Yes, another retirement thread - RE: How much you need to retire
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Yes, another retirement thread - RE: How much you need to retire
Posted by Powerman on 9/13 at 1:12 pm
Saw on the Sheperd Smith show yesterday they said that you should look to have 8 times your current salary (for someone in their 20s to 30s I suppose) at retirement.

They said you should have double by age 40 to reach this goal

Maybe I'm wrong, but doesn't 800% of annual income seem like not that much to retire on

Let's say you make 100K a year. That's a pretty strong income. Can't see how you could retire on 800K in future dollars and get by.




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Posted by LSURussian on 9/13 at 1:30 pm to Powerman
quote:

but doesn't 800% of annual income seem like not that much to retire on

Yes.




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Posted by CoolHand on 9/13 at 1:32 pm to Powerman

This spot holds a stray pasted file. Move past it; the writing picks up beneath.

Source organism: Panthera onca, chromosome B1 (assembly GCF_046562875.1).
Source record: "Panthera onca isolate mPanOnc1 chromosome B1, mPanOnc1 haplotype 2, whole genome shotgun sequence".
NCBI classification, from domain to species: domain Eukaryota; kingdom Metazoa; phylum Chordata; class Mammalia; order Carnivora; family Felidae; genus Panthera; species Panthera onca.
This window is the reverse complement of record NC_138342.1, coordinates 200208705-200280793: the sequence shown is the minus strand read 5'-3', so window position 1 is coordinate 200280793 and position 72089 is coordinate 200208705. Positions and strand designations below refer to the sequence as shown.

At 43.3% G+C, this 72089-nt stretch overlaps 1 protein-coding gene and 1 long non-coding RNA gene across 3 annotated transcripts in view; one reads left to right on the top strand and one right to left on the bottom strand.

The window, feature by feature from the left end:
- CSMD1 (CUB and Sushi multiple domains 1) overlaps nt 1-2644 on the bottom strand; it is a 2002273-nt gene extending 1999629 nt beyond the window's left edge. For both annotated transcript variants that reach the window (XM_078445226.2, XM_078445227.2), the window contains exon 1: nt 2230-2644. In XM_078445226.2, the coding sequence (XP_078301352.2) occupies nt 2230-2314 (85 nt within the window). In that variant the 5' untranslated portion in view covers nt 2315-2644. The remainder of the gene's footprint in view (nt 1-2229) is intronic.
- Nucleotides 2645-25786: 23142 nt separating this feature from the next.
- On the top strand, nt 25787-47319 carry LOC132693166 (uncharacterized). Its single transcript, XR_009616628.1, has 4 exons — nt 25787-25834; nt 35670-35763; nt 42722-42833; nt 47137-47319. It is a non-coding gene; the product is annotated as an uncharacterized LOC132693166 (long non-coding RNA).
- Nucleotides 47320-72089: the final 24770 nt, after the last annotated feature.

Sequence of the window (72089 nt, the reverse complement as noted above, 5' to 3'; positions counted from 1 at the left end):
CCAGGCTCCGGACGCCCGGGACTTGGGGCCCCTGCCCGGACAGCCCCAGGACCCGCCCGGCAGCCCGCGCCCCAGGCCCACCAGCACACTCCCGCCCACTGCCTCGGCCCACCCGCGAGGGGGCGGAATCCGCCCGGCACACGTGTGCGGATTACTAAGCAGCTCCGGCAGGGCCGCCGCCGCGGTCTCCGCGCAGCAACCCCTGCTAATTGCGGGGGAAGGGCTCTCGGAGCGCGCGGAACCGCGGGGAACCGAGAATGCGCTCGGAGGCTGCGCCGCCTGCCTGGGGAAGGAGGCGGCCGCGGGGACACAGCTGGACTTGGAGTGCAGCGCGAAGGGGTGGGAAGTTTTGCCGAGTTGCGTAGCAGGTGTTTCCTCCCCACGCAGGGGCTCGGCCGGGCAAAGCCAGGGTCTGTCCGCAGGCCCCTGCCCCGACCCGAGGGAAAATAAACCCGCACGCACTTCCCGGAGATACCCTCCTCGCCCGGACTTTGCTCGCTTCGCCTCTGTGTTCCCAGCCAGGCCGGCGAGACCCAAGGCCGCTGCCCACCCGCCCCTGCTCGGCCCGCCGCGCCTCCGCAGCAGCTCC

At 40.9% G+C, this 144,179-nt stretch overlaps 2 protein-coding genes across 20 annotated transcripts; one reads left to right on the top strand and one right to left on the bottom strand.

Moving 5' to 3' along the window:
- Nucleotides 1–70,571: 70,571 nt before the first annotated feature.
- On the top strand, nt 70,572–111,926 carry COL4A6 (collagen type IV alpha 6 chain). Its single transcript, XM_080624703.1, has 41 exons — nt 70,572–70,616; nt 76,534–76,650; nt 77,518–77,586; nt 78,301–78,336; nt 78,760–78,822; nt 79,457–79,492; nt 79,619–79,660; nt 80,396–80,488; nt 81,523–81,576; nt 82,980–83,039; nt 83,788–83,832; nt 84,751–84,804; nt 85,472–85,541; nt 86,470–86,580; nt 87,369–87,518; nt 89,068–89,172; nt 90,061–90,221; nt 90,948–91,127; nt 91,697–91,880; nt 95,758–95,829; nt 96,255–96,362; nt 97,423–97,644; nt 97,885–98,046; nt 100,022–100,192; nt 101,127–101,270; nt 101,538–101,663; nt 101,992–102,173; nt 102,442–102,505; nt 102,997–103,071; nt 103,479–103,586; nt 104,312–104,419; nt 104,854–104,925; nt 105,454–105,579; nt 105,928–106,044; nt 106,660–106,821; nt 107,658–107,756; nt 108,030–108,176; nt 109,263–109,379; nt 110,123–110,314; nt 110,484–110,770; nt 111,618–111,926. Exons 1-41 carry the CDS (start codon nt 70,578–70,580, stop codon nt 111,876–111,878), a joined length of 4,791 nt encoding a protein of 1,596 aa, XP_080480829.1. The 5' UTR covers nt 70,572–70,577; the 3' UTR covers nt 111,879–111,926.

That doesn't sound right at all.

Did they mention anything about inflation?



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Posted by K E V 8 4 on 9/13 at 1:41 pm to Powerman
See the table below from a WSJ article several years back. I thought this was a simple, elegant and reasonable guideline for savings and debt at certain ages.

Age // Savings:Income // Debt:Income
20 // 0.01 // 2.25
25 // 0.05 // 2.00
30 // 0.10 // 1.70
35 // 0.90 // 1.50
40 // 1.80 // 1.25
45 // 3.00 // 1.00
50 // 4.50 // 0.75
55 // 6.50 // 0.50
60 // 8.90 // 0.20
65 // 12.00 // -

Source: Dorman Farrell LLC

ETA: For the average Joe; I'd expect most posters here to be beating those guidelines. Edited again to add source.


This post was edited on 9/14 at 8:34 am

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Posted by GoCrazyAuburn on 9/13 at 2:30 pm to Powerman
Yea, that is pretty low, especially if you plan on maintaining standard of living.


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Posted by TheHiddenFlask on 9/13 at 2:47 pm to GoCrazyAuburn
I'm banking on closer 800% of my current salary per year.

That's a terrible rule of thumb.



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Posted by C on 9/13 at 3:01 pm to TheHiddenFlask
Well it probably assumes minimal debt including home mortgage. You also get better deals at movie theaters and bus fares. So it works out...


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Posted by Poodlebrain on 9/13 at 3:05 pm to Powerman
How long are you going to live? That, more than anything, will determine how much you need.